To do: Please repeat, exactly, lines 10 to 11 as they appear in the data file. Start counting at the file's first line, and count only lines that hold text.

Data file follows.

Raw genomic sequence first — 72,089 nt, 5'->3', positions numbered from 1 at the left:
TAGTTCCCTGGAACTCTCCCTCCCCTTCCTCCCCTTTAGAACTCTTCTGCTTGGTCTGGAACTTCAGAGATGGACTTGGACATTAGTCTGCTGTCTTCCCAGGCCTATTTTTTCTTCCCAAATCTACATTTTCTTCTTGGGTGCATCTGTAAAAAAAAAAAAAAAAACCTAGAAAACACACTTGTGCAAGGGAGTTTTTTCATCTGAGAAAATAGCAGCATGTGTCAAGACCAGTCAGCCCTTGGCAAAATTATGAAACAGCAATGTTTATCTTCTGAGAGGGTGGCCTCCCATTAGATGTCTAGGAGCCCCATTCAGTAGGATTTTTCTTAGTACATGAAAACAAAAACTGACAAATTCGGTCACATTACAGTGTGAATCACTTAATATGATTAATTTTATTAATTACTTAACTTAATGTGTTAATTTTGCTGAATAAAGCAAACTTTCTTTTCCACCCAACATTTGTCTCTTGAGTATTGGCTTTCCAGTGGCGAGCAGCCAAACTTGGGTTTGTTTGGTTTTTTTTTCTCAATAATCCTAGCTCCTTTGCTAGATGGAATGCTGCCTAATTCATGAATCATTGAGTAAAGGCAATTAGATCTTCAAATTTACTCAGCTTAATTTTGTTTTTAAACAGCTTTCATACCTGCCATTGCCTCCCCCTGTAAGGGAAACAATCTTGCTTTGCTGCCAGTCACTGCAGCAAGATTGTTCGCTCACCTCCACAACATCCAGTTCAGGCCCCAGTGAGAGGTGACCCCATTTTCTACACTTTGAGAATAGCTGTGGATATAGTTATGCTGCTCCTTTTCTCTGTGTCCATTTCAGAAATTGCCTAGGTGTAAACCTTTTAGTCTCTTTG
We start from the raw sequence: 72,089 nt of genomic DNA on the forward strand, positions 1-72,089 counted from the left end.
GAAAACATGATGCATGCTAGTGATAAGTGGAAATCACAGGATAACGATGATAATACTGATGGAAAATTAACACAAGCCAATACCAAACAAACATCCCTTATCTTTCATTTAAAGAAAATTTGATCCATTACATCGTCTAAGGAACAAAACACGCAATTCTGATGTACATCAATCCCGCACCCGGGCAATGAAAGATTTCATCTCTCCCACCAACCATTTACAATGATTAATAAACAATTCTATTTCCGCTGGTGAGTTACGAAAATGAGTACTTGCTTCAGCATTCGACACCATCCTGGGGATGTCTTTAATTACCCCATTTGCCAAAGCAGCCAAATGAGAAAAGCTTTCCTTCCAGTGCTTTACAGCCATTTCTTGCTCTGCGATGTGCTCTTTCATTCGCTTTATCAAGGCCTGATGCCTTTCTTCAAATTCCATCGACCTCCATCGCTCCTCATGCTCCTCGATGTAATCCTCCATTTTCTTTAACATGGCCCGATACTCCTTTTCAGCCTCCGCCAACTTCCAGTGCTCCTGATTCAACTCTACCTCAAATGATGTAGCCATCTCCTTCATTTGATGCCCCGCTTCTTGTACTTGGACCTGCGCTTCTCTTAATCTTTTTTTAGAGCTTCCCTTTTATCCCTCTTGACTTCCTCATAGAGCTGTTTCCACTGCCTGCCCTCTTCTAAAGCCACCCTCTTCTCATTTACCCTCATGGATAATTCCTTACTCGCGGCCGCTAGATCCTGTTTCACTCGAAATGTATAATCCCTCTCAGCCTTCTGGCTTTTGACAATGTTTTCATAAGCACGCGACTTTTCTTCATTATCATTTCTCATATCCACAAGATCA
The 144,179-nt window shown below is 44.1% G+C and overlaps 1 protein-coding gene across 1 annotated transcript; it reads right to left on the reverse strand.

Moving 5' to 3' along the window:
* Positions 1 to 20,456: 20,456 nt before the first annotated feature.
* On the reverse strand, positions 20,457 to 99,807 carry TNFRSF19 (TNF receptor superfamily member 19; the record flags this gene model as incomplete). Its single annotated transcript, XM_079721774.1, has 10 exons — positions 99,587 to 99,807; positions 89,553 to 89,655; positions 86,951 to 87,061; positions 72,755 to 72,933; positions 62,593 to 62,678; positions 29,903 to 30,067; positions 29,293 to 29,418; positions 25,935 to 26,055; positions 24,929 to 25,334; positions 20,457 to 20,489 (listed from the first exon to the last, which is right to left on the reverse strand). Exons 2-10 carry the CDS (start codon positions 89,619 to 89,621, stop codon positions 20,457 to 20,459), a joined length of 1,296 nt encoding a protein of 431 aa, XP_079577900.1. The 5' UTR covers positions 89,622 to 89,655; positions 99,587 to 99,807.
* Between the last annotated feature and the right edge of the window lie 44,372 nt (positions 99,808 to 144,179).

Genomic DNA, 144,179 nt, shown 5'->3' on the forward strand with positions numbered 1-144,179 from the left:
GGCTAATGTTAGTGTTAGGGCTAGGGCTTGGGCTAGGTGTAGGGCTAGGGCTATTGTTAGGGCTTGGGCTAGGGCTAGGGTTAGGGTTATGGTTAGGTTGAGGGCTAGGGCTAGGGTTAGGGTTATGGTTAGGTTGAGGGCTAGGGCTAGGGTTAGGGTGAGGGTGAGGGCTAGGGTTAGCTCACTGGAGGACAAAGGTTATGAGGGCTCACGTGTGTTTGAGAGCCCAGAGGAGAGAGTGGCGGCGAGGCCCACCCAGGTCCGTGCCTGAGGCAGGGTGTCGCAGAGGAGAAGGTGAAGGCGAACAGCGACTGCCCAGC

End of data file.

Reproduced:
Genomic DNA, 144,179 nt, shown 5'->3' on the forward strand with positions numbered 1-144,179 from the left:
GGCTAATGTTAGTGTTAGGGCTAGGGCTTGGGCTAGGTGTAGGGCTAGGGCTATTGTTAGGGCTTGGGCTAGGGCTAGGGTTAGGGTTATGGTTAGGTTGAGGGCTAGGGCTAGGGTTAGGGTTATGGTTAGGTTGAGGGCTAGGGCTAGGGTTAGGGTGAGGGTGAGGGCTAGGGTTAGCTCACTGGAGGACAAAGGTTATGAGGGCTCACGTGTGTTTGAGAGCCCAGAGGAGAGAGTGGCGGCGAGGCCCACCCAGGTCCGTGCCTGAGGCAGGGTGTCGCAGAGGAGAAGGTGAAGGCGAACAGCGACTGCCCAGC